Brazil’s fast growing fintechs form groups to discuss regulation
Financial technology firms in Brazil are grouping to discuss with local watchdogs how to regulate the fast-growing sector, in which the number of players has risen roughly six-fold over the past couple of years.
Both the central bank – which oversees the banking sector and non-bank financial industries – and securities industry watchdog CVM have shown a preference for discussing regulation with industry groups rather than individual players, people familiar with the matter said.
The approach mirrors that of the United Kingdom’s so-called “sand box,” in which regulators have embraced simplified rules governing fintechs that are being fined-tuned as the sector grows in size and relevance.
Brazil currently has no specific rules for fintechs, with the central bank trying to adjust the activity to the existing banking and financial regulatory framework. As a result, the number of lobbying groups representing the thriving sector has blossomed over the past year, with the creation of the Associação Brasileira de Crédito Digital, or ABCD, FintechBrasil and another three groups.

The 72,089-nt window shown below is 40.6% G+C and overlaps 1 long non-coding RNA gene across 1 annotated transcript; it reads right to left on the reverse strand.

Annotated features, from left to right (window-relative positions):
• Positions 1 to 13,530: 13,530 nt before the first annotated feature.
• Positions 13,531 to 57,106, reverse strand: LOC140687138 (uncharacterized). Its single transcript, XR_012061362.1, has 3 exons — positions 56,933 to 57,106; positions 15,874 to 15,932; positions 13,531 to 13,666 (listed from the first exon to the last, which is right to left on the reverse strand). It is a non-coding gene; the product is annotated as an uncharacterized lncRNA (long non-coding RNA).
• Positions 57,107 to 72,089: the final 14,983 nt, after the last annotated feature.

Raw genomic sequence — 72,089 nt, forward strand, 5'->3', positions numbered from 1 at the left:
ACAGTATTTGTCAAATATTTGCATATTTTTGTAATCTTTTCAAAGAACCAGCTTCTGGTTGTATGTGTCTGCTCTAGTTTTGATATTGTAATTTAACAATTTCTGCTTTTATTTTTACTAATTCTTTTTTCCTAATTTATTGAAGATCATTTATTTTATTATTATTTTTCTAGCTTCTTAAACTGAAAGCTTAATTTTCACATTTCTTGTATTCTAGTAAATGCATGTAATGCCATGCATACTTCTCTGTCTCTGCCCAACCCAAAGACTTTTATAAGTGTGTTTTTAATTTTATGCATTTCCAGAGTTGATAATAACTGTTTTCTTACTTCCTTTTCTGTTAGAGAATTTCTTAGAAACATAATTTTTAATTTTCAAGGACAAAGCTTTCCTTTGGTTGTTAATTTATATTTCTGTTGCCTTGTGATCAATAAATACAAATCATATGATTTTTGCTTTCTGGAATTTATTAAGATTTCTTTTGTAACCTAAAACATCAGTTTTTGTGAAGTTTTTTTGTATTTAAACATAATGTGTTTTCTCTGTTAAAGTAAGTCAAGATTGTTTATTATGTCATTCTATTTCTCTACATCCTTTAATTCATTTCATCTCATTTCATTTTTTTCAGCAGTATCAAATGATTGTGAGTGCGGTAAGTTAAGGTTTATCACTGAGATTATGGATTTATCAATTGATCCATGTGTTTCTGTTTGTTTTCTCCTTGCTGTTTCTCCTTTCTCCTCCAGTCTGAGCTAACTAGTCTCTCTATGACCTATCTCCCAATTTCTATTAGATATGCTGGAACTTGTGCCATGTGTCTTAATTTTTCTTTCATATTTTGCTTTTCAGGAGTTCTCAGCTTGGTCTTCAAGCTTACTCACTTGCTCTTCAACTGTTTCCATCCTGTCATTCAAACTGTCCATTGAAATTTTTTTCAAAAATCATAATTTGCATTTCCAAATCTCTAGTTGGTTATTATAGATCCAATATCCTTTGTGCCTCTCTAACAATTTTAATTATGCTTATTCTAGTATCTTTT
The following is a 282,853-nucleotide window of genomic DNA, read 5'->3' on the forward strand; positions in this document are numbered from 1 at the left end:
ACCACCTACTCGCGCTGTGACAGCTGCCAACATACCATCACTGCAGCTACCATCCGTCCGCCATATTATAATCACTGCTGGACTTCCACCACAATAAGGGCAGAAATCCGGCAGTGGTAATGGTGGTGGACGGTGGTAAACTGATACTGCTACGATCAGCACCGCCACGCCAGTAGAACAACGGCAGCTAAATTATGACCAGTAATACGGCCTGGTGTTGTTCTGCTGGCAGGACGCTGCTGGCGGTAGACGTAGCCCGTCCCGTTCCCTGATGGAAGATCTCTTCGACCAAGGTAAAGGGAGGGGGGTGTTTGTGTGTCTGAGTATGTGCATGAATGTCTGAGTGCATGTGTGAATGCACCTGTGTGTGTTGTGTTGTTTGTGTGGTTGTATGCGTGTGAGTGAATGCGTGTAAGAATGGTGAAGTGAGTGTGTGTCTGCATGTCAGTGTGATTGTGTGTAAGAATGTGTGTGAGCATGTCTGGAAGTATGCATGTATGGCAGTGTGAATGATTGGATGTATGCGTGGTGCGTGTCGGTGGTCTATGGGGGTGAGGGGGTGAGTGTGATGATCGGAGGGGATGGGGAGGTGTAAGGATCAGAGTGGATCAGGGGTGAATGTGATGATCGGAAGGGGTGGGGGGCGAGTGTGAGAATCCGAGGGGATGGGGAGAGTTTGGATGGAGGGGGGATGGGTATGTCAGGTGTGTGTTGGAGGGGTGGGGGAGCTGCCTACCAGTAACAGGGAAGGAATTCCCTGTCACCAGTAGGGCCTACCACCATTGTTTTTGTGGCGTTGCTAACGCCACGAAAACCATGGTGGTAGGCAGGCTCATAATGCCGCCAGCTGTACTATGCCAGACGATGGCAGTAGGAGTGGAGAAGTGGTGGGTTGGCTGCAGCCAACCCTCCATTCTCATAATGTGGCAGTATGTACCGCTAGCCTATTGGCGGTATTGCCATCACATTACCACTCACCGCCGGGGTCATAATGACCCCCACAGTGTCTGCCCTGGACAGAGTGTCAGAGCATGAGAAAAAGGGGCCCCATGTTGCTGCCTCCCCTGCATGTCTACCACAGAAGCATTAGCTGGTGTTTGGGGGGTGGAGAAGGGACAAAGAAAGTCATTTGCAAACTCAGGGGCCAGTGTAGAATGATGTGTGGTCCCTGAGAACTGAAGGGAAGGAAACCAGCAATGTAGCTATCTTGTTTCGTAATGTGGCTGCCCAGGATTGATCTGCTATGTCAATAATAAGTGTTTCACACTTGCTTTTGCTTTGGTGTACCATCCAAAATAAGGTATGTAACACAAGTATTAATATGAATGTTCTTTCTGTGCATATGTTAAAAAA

There are about 250 fintechs in Brazil, compared with about 40 two years ago, a survey from consulting firm Fintechlab showed. The way regulators are handling the issue “seems the most appropriate to avoid making the business too rigid and paralysing innovative solutions that could be helpful for the financial system as a whole,” said Rafael Pereira, president of the ABCD.
Central bank policymakers have engaged in talks with lawyers and startups over the past two years to design a regulatory framework for fintechs and oversee the proper functioning of peer-to-peer lending, the payment and clearing systems, as well as personal financial advisory, sources have told Reuters. Fintechs could help spur competition and facilitate the expansion of formal banking among Brazilians, with some platforms charging interest rates between one-fourth to one-half of what banks charge.
Borrowers in Latin America’s biggest country pay an average 190 percent a year for the riskiest type of unsecured loans, the highest among the world’s 20 major economies. The slow progress in designing a framework underscores fintechs’ concern not to circumvent or breach existing banking laws. The central bank and Banco Original SA worked for four years on a framework to regulate the opening of digital accounts, with Original launching the service a year ago. For its part, watchdog CVM sees no need for specific rules for fintechs at this point and is likely to issue rules this year on crowdfunding – a common practice in which a project raises money from a large number of people, typically via the internet.
“Activities such as personal financial advisory… require the same certifications for traditional players and fintechs alike,” said Antonio Berwanger, head of market development at the Rio de Janeiro-based watchdog.